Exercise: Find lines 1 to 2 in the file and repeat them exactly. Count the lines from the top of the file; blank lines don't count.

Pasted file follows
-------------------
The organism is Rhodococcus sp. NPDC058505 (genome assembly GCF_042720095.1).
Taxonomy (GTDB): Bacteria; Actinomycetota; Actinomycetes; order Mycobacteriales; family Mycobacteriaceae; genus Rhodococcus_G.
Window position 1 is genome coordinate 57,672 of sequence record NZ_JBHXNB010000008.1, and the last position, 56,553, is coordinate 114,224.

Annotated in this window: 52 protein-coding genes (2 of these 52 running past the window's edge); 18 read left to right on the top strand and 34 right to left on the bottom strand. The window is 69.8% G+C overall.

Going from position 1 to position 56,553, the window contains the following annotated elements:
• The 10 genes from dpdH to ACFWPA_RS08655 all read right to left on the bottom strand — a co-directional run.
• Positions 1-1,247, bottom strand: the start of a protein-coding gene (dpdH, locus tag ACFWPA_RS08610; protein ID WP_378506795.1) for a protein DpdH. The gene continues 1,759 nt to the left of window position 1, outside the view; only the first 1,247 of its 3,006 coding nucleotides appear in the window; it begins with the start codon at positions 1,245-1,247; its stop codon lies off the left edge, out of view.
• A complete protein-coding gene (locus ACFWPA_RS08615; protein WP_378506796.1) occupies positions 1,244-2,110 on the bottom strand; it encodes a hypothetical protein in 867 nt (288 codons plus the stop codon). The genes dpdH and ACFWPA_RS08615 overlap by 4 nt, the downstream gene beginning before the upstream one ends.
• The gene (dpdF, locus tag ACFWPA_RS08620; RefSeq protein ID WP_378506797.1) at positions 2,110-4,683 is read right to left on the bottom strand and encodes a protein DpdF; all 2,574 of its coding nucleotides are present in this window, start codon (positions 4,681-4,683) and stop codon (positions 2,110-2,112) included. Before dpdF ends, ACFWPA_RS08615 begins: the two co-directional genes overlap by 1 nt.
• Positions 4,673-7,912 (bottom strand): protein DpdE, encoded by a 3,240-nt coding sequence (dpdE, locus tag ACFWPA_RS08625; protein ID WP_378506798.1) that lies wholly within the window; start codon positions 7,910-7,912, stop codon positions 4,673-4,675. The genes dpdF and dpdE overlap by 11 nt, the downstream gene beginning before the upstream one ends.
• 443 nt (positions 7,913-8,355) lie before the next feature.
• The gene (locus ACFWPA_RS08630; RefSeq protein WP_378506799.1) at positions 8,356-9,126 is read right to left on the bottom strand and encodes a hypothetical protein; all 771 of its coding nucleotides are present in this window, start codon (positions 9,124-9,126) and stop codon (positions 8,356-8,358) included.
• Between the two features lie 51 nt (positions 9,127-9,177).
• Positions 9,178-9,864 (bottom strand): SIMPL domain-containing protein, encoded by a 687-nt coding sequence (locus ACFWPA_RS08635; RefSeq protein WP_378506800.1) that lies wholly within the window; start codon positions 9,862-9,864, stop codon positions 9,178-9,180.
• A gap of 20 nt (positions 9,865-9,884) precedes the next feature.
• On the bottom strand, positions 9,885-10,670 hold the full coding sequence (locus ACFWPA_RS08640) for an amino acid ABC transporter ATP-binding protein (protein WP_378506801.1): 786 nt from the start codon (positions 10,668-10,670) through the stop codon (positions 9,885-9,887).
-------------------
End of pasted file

The organism is Rhodococcus sp. NPDC058505 (genome assembly GCF_042720095.1).
Taxonomy (GTDB): Bacteria; Actinomycetota; Actinomycetes; order Mycobacteriales; family Mycobacteriaceae; genus Rhodococcus_G.